The sample contains more scattered fragments of the tiny screws. They are not only much smaller than the "normal ones" in this sample but also slightly smaller than the ones in the original publication [2], reported in [3]. The simultaneous presence of much differing sizes of screw-like tubes of the "enigmatic organisms" is an enigma in itself. It becomes even more enigmatic by including the various other types of tubes in this sample, doubtless all Nematoplexus.

A quite different kind of fossil in Fig.1 may have escaped the notice of the reader although it occupies a large area:  It is a charophyte alga with pale upward-curved branches apparently emerging from two or three whorls, hardly seen but probably positioned one above another with small distances in between, unlike other charophytes with usually larger distances between their whorls. Every branch consists of only few cells in a row, up to 0.13mm wide here. This dimly seen charophyte would not deserve attention if one could be sure it is Palaeonitella, the allegedly well-known charophyte alga in the Rhynie chert. This alga, however, hides a surprise which should startle botanists: As seen in pictures taken from the raw surface of this sample (Figs.3,4) not far from the cut plane of Fig.1, this alga is distinguished by a peculiar feature not known from any charophyte alga, fossil or extant: It is a flower-like arrangement of capsules on stalks, as discovered recently and first described in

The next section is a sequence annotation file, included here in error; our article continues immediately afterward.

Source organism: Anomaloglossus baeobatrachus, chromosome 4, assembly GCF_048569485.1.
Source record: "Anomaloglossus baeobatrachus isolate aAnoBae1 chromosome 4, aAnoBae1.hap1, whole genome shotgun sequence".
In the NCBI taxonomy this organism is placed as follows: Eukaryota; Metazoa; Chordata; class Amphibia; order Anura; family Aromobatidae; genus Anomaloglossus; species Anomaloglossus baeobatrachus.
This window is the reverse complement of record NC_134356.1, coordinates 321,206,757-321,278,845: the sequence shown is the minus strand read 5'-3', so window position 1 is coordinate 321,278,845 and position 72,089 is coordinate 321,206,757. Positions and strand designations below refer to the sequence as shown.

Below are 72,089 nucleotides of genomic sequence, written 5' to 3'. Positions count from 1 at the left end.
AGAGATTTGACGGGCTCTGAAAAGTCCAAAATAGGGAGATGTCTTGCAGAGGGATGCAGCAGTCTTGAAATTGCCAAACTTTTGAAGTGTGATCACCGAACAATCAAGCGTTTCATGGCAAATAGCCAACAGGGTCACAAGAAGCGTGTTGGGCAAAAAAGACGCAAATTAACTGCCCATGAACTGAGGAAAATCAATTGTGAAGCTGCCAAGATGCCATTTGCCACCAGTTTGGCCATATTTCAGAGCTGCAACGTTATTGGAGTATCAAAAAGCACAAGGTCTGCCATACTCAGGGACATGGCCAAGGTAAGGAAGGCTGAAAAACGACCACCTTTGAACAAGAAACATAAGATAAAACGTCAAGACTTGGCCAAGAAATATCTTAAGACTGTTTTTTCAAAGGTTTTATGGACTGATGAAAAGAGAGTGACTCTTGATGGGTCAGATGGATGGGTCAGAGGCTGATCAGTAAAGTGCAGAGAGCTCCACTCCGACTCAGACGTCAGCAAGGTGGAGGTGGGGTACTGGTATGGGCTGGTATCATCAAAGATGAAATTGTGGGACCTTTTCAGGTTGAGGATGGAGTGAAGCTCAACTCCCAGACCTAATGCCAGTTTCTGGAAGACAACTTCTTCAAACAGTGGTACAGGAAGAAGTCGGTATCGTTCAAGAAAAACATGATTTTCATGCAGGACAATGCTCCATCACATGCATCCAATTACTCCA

Rhynie Chert News 73, 89, 90, 93.
alga "flower" with oogoniaalga "flower" with oogonia
Fig.3: Top view of an "alga flower" with capsules attached to a central column (not seen here) with slender stalks, surrounding branches poorly preserved. Picture size 1mm2.

Fig.4 (far right): Inclined view of an "alga flower" with capsules, empty or filled, surrounding branches mostly cut across, bluish.
Picture size 1mm2.

As more clearly seen in previous contributions, the capsules are surrounded by curved branches forming a protective basket. These baskets, arranged in a kind of umbel as seen in